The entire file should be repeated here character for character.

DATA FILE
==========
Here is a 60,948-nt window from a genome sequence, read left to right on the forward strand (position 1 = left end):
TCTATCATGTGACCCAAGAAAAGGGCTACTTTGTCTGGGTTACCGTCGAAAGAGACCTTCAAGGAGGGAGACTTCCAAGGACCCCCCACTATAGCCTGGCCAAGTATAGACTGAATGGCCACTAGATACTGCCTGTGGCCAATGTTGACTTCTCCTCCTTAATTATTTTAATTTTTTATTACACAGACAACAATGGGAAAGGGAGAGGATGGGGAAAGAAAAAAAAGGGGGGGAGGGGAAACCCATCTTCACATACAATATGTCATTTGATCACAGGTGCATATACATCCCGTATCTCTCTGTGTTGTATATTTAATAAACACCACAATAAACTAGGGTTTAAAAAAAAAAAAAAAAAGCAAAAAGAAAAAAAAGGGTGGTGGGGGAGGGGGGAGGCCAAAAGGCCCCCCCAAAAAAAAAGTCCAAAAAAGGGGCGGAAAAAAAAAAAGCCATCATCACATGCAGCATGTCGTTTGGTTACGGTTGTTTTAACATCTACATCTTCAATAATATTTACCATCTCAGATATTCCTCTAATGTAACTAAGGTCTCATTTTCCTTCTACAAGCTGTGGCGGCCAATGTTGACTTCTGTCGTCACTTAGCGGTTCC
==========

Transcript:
Here is a 60,948-nt window from a genome sequence, read left to right on the forward strand (position 1 = left end):
TCTATCATGTGACCCAAGAAAAGGGCTACTTTGTCTGGGTTACCGTCGAAAGAGACCTTCAAGGAGGGAGACTTCCAAGGACCCCCCACTATAGCCTGGCCAAGTATAGACTGAATGGCCACTAGATACTGCCTGTGGCCAATGTTGACTTCTCCTCCTTAATTATTTTAATTTTTTATTACACAGACAACAATGGGAAAGGGAGAGGATGGGGAAAGAAAAAAAAGGGGGGGAGGGGAAACCCATCTTCACATACAATATGTCATTTGATCACAGGTGCATATACATCCCGTATCTCTCTGTGTTGTATATTTAATAAACACCACAATAAACTAGGGTTTAAAAAAAAAAAAAAAAAGCAAAAAGAAAAAAAAGGGTGGTGGGGGAGGGGGGAGGCCAAAAGGCCCCCCCAAAAAAAAAGTCCAAAAAAGGGGCGGAAAAAAAAAAAGCCATCATCACATGCAGCATGTCGTTTGGTTACGGTTGTTTTAACATCTACATCTTCAATAATATTTACCATCTCAGATATTCCTCTAATGTAACTAAGGTCTCATTTTCCTTCTACAAGCTGTGGCGGCCAATGTTGACTTCTGTCGTCACTTAGCGGTTCC